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ASN Wikibase Occurrence # 211651
Last updated: 25 April 2019
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Type:Silhouette image of generic AS50 model; specific model in this crash may look slightly different
Aerospatiale AS350BA
Registration: VH-RTV
C/n / msn:
Fatalities:Fatalities: 0 / Occupants: 2
Other fatalities:0
Aircraft damage: Substantial
Location:8km NE of Ballera, QLD -   Australia
Phase: Manoeuvring (airshow, firefighting, ag.ops.)
Departure airport:YLLE
Destination airport:YLLE
On 30 April 2011, at about 14:10 AEST, the crew (pilot and crewman) of an Aerospatiale AS350BA helicopter, registered VH-RTV, was conducting sling load operations from Ballera Airport, Queensland, to replenish inhibitor tanks at gas well-heads that were not accessible by road. Up to 600L of chemical inhibitor, carried in a 1000L tank, was attached to the cargo hook on the belly of the helicopter, via a 30m line and shackle. The pipe work associated with the well-head was orientated north-south. Two exhaust pipes, part of the well-head pressure regulating system, extended approximately 2m above the other pipe work. The well-head tanks were at the southern end of the pipe work adjacent to the antenna and solar panels of a remote operating console. The wind was from the east at 6-8 kts. The well-head was surrounded by shallow water and the closest landing area was about 50m away from the well-head tanks. The crew’s intention was to place the slung load on the ground adjacent to the tanks. To limit potential damage to the shackle from ground impact, it was standard procedure to descend the helicopter to within a few metres of the ground before jettisoning the long line. The pilot reported that the flight proceeded normally and he flew a clockwise orbit over the well-head during which he and the crewman identified the solar panels and well-head tanks. For best visibility and load control, he approached the drop point in a crabbing approach from the north, with the nose oriented into the easterly wind. The pilot drifted RTV right and placed the load on the ground adjacent to the well-head tanks. He then continued the descent in preparation to jettison the long line. The pilot had just received confirmation from the crewman that the helicopter was clear of obstacles when he heard and felt a loud bang, accompanied by vibration through the rudder pedals. The pilot reported that he believed that the helicopter had incurred a tail strike. He was aware that the helicopter was overhead the well-head and raised the collective pitch control in an attempt to move clear of the well-head. However, the helicopter began an anti-clockwise rotation so he immediately closed the throttle and the aircraft settled to the ground close to the well-head tanks, accompanied by the sound of the low rotor revolutions per minute (RPM) warning horn. Neither of the crew members were injured. Impact damage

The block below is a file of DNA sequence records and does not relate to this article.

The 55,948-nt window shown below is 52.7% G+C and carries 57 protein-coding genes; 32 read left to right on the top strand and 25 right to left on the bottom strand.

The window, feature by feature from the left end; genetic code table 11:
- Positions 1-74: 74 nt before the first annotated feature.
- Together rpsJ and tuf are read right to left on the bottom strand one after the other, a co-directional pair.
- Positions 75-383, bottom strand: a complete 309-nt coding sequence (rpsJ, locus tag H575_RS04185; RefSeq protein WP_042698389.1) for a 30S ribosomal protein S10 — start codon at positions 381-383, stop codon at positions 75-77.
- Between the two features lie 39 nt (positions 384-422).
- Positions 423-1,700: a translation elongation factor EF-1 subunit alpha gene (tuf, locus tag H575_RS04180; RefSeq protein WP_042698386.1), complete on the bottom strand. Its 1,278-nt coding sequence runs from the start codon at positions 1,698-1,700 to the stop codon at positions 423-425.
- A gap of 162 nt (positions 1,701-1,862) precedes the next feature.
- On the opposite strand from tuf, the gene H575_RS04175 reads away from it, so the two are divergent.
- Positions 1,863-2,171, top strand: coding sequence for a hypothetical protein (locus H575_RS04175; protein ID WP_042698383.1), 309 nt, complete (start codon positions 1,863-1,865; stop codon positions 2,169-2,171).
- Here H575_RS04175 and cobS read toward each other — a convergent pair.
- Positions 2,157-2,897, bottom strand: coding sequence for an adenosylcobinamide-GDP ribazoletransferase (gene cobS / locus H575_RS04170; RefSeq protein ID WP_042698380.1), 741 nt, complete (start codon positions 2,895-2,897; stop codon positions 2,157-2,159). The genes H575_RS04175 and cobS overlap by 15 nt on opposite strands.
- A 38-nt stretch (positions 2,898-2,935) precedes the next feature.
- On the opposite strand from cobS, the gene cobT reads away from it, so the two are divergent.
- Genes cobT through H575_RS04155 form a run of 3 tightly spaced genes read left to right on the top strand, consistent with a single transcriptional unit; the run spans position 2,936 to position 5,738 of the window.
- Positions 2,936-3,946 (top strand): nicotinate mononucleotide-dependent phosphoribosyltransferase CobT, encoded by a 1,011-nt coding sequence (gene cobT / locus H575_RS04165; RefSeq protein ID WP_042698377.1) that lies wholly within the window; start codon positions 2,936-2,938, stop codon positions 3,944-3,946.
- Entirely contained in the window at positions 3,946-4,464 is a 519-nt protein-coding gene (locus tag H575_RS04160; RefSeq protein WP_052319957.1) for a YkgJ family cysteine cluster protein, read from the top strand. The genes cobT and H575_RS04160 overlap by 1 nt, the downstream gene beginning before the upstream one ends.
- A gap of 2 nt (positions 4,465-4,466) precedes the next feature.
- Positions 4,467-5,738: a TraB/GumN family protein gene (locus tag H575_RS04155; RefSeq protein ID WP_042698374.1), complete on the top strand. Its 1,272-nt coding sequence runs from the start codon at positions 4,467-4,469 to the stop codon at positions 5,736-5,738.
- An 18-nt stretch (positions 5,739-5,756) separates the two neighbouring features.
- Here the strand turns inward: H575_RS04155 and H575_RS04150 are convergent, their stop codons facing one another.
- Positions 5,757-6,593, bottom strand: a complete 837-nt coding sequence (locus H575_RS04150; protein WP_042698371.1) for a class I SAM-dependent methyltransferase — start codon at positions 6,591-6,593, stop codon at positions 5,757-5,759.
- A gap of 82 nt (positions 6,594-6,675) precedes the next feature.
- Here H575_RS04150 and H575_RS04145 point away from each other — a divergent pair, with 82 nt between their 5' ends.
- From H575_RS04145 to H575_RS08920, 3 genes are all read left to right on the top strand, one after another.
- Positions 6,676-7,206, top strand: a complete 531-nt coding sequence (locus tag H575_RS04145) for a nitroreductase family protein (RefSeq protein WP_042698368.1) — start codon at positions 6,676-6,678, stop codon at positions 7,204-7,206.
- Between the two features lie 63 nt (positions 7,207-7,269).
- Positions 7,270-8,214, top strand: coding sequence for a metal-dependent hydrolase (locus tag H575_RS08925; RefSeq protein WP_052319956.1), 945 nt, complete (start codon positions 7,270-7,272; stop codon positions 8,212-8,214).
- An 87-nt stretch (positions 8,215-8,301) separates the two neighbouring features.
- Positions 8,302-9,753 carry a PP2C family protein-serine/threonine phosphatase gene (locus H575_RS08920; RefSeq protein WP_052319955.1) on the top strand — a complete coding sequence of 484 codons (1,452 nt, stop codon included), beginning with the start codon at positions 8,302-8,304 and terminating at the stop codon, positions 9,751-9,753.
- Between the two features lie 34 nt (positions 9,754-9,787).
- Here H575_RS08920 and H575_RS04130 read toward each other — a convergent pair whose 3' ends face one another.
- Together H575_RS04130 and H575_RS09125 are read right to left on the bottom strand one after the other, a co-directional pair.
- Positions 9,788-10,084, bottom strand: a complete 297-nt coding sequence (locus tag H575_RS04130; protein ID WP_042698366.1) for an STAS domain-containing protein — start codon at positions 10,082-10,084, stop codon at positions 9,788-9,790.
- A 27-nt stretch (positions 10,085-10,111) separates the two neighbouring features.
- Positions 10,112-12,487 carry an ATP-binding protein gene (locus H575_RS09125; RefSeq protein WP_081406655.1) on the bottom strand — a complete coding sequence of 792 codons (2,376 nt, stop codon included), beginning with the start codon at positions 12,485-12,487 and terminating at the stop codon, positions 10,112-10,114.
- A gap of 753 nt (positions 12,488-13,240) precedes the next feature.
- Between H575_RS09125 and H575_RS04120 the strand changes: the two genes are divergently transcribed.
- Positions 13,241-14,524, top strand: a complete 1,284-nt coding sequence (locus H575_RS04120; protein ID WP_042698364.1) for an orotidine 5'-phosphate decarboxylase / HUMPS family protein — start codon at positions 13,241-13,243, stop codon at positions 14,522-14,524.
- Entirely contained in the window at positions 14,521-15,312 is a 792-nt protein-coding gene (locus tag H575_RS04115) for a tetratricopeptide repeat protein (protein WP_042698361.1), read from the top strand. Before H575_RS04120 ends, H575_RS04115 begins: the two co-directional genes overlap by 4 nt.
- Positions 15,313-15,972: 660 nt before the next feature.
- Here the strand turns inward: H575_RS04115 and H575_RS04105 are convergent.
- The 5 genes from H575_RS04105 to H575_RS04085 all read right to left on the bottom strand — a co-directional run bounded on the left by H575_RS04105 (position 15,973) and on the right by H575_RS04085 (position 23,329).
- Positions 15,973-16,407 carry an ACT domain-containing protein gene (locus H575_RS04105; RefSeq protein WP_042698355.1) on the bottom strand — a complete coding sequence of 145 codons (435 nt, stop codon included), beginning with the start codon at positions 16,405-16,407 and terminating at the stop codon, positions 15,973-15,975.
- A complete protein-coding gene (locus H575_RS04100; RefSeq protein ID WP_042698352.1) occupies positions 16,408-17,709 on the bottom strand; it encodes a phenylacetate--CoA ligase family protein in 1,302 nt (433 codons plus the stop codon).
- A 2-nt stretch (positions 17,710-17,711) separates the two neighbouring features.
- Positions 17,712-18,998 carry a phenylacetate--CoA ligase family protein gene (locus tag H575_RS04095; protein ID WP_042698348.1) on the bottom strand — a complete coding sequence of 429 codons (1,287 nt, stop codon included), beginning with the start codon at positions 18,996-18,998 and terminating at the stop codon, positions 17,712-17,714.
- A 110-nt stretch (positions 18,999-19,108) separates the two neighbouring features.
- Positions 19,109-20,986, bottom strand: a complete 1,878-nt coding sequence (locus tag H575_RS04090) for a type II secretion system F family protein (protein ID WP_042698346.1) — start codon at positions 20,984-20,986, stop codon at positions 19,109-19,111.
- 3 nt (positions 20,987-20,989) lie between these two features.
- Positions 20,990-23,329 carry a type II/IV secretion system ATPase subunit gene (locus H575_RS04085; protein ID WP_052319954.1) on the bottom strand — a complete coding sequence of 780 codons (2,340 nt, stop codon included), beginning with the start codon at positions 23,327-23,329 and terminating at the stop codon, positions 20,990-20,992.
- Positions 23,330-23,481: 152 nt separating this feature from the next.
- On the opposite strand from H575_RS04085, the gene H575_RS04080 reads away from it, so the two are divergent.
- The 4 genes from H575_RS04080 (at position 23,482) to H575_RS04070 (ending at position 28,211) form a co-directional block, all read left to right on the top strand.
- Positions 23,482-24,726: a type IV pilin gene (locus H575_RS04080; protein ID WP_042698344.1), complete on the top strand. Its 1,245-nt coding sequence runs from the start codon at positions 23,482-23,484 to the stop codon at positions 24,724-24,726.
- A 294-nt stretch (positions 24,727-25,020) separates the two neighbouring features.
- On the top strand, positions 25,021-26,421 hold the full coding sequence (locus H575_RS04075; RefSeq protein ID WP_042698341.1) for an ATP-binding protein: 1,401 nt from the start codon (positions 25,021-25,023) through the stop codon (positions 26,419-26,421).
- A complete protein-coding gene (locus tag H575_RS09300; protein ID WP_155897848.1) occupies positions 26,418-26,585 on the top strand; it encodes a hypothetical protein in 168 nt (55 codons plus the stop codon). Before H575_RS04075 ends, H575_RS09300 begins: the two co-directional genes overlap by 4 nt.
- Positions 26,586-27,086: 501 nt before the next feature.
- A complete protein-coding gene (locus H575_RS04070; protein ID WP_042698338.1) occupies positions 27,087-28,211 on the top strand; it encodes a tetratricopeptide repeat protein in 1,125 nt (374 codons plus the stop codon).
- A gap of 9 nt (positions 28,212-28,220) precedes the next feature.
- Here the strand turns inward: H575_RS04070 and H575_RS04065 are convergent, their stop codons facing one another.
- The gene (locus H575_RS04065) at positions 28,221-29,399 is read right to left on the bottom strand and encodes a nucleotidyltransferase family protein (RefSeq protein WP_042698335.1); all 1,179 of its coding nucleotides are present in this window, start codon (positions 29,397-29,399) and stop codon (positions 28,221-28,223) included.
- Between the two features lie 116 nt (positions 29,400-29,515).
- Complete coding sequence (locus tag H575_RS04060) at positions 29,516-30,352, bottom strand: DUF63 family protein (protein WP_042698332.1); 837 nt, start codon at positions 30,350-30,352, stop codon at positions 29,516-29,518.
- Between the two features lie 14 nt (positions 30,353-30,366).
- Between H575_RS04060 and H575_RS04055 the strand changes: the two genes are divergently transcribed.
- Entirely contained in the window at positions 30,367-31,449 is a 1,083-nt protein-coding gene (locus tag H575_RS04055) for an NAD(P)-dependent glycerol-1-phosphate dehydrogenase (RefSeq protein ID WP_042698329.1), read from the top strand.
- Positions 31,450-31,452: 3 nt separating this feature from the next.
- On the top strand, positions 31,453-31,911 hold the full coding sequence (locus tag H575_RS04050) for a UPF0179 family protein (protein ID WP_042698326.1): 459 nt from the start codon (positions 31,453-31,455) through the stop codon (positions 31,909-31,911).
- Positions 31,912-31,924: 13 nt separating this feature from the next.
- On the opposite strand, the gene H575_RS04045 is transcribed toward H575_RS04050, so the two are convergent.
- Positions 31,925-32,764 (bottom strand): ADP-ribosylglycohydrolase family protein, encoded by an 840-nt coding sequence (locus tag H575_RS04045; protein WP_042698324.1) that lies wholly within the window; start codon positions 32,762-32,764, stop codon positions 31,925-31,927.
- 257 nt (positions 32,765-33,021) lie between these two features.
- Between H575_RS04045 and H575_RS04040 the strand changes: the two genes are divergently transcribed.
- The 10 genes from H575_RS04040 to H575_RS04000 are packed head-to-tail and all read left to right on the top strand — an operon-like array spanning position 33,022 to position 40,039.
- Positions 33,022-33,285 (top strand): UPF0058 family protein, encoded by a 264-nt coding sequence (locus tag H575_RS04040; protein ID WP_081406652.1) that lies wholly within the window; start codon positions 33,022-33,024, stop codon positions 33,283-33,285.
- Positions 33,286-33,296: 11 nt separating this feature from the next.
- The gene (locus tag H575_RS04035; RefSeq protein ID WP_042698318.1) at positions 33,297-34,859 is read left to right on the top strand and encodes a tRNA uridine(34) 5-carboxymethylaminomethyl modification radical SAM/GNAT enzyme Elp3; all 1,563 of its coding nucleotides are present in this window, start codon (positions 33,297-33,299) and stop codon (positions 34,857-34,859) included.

to the tail rotor resulted in it and the tail fin assembly being separated from the helicopter.


Revision history:

30-May-2018 13:44 Pineapple Added
30-May-2018 14:00 Pineapple Updated [Source]

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